This Week Might Be Wall Street’s Most Volatile Yet

Key inflation data, new iPhones, and a looming deadline for contentious labor negotiations await investors in the week ahead, the first full trading week of September.

The economic highlight comes on Wednesday morning, when the Consumer Price Index (CPI) for August will be released. The report is set to show headline inflation continues to reverse its downtrend as oil prices rise.

On the corporate side, Apple (AAPL) is scheduled to host its marquee fall event on Tuesday, with new iPhones, Apple Watches, and a new charging port for most devices expected to be announced.

A September 14 deadline also looms in a contract dispute between the United Auto Workers and automakers Ford (F), General Motors (GM), and Stellantis (STLA), with workers threatening a strike when their current deal expires on Thursday.

Last week, markets continued choppy trading that began back in August as concerns over sticky price inflation from an August report on the services sector sent stocks lower on Wednesday, while a decline in tech stocks over fears regarding China's economy weighed on equity markets.

The tech-heavy Nasdaq (IXIC) led the losses, falling near 2% during the holiday-shortened trading week. The benchmark S&P 500 (GSPC) dropped 1.1% while the Dow Jones Industrial Average (DJI) fell 0.4%

Inflation will be in focus this week with Wall Street expecting another uptick in headline inflation.

Economists forecast headline inflation rose 3.6% over the prior year in August, an increase from the 3.2% rise seen in July. Prices are set to rise 0.6% on a monthly basis. An increase in energy prices is expected to drive much of the increase.

On a “core” basis, which strips out the volatile food and energy categories, CPI is forecast to rise 4.3% over last year in August, a slowdown from the 4.7% increase seen in July. Monthly core price increases are expected to clock in at 0.2%.

The Federal Reserve's closer focus on core inflation has economists and investors confident the central bank won't raise rates in September. As of Friday, markets had priced in a 92% chance the Fed holds interest rates steady at the conclusion of its September 19-20 meeting, according to data from the CME Group.

“We do not expect that [CPI data] will tip the scales towards a hike, given the mixed message delivered by the other employment reports and last month's inflation data,” Jefferies economist Thomas Simons wrote on Friday.

Also out this week will be the August retail sales report, which will provide a look at how resilient US consumers remain after a strong summer. Economists expect retail sales increased 0.1% in August, a noted decrease from the 0.7% jump seen in July.

Data on producer prices, a read on small business optimism, and the weekly report on initial filings for unemployment insurance will also feature on the economic calendar.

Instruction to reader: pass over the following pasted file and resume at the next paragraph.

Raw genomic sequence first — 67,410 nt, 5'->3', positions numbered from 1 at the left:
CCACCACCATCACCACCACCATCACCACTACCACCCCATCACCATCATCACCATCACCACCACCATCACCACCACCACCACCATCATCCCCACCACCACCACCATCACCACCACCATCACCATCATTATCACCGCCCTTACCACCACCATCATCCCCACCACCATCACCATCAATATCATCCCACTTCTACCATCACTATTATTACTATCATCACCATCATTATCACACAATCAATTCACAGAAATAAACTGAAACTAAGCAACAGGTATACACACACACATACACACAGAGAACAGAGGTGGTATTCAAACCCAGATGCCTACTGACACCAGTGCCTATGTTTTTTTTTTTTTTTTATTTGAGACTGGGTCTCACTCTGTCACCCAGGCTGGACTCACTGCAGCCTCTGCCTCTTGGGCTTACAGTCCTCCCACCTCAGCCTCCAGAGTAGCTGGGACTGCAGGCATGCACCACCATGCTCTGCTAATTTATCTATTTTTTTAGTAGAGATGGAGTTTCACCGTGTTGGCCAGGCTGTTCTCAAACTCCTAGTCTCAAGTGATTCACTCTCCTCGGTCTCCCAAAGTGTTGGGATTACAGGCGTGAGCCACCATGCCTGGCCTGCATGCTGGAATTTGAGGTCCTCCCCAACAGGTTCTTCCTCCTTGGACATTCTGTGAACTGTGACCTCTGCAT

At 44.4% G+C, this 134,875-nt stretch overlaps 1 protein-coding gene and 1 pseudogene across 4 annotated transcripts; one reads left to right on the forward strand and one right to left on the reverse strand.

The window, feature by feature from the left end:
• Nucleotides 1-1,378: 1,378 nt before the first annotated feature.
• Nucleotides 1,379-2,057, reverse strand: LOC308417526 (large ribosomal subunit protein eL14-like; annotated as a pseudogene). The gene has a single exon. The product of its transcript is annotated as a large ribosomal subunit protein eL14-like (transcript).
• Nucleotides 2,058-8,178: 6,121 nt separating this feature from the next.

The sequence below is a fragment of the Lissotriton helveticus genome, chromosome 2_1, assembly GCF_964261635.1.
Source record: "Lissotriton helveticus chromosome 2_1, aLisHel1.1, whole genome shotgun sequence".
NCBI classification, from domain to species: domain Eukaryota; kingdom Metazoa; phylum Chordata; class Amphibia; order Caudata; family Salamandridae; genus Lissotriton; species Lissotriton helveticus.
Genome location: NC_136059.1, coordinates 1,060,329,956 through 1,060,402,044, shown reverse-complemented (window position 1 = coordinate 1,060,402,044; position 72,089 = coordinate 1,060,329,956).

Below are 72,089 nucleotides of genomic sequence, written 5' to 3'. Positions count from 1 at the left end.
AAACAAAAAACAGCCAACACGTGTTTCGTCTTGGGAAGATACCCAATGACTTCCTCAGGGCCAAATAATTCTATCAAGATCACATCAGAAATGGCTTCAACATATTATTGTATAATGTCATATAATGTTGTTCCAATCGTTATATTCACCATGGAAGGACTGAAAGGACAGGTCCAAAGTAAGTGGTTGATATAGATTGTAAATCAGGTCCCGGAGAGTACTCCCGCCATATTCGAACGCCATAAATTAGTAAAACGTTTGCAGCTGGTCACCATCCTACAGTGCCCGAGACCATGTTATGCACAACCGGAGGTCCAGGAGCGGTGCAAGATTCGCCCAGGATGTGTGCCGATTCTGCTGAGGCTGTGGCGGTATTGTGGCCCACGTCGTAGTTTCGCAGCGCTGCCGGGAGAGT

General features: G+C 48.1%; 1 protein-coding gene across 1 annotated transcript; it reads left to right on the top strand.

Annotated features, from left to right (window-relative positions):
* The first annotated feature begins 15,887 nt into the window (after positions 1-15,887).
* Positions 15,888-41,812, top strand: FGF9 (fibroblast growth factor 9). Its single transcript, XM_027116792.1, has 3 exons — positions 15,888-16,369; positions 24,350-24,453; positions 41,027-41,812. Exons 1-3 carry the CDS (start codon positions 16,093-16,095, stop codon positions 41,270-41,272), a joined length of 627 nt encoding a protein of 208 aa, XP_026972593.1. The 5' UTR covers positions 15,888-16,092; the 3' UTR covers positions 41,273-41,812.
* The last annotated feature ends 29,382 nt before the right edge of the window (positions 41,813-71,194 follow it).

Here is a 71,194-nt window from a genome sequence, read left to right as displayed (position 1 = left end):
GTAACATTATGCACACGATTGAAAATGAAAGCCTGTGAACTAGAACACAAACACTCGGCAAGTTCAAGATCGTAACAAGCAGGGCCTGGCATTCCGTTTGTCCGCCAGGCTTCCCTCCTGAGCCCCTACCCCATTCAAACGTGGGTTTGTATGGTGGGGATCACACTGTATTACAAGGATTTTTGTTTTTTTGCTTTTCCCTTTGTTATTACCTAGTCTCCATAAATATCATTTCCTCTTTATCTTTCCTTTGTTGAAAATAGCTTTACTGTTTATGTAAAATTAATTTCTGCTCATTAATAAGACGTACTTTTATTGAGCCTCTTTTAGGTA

iPhone Debut

Apple's update of its signature product on Tuesday is expected to be a market moving event, and comes at a critical juncture for America's biggest public company.

Apple stock slipped more than 6% in a two-day period last week after Chinese officials told employees at central government agencies to not use iPhones at work. A new high-end phone release from China's Huawei also added pressure on Apple.

Some analysts, though, said the selloff was “overblown.”

But this trading hangs in the background of Apple's event, dubbed “Wonderlust,” which is expected to see its iPhone lineup refreshed, new Apple Watches revealed, and the introduction of USB-C charging ports across its device lineup, sunsetting the lightning charger currently powering most iPhones.

“Historically, the iPhone launch has been a sell-the-news event,” Morgan Stanley analyst Erik Woodring wrote in a preview of the event.

“While we don't expect the day-of stock reaction to the September 12th Wonderlust event to be any different this year, we continue to believe that FY24 iPhone expectations are too low and that the iPhone 15 cycle is not as ‘iterative' as anticipated, with the potential for both unit and [average selling price] growth.”

Weekly calendar


Economic data: No notable economic news. 

Earnings: Bowlero (BOWL), Casey's (CASY), Oracle (ORCL)


Economic data: NFIB Small Business Optimism, August (91.3 expected, 91.9 prior)

Earnings: No notable companies set to report. 


Economic data: Consumer Price Index, month-over-month, August (+0.6% expected, +0.2% previously); Core CPI, month-over-month, August (+0.2% expected, +0.2% previously); CPI, year-over-year, August (+3.6% expected, +3.2% previously); Core CPI, year-over-year, August (+4.3% expected, +4.7% previously); Real average hourly earnings, year-over-year, August (+1.1% previously)

Earnings: Cracker Barrel (CBRL)


Economic data: Initial jobless claims (216,000 previously); Retail sales, month-over-month, August (+0.1% expected, +0.7% previously); Retail sales ex auto and gas, August (0.0% expected, +1% previously); Producer Price Index, month-over-month, August (+0.4% expected, +0.3% previously); PPI, year-over-year, August (+1.5% expected; +0.8% previously); Core PPI, month-over-month, August (+0.2% expected, +0.3% previously); Core PPI, year-over-year, August (+2.6% expected; +2.8% previously)

Earnings: Adobe (ADBE), Lennar (LEN)


Economic data: Import prices, month-over-month, August (+0.3% expected, +0.4% previously); Export prices, month-over-month, August (+0.3% expected, +0.7% previously); Empire Manufacturing, September (-10.7 expected, -19 previously); Industrial production, month-over-month, August (+0.1% expected, +0.5 prior); University of Michigan consumer sentiment, September, preliminary (69.4 expected, 69.5 previously)

Earnings: No notable companies set to report.

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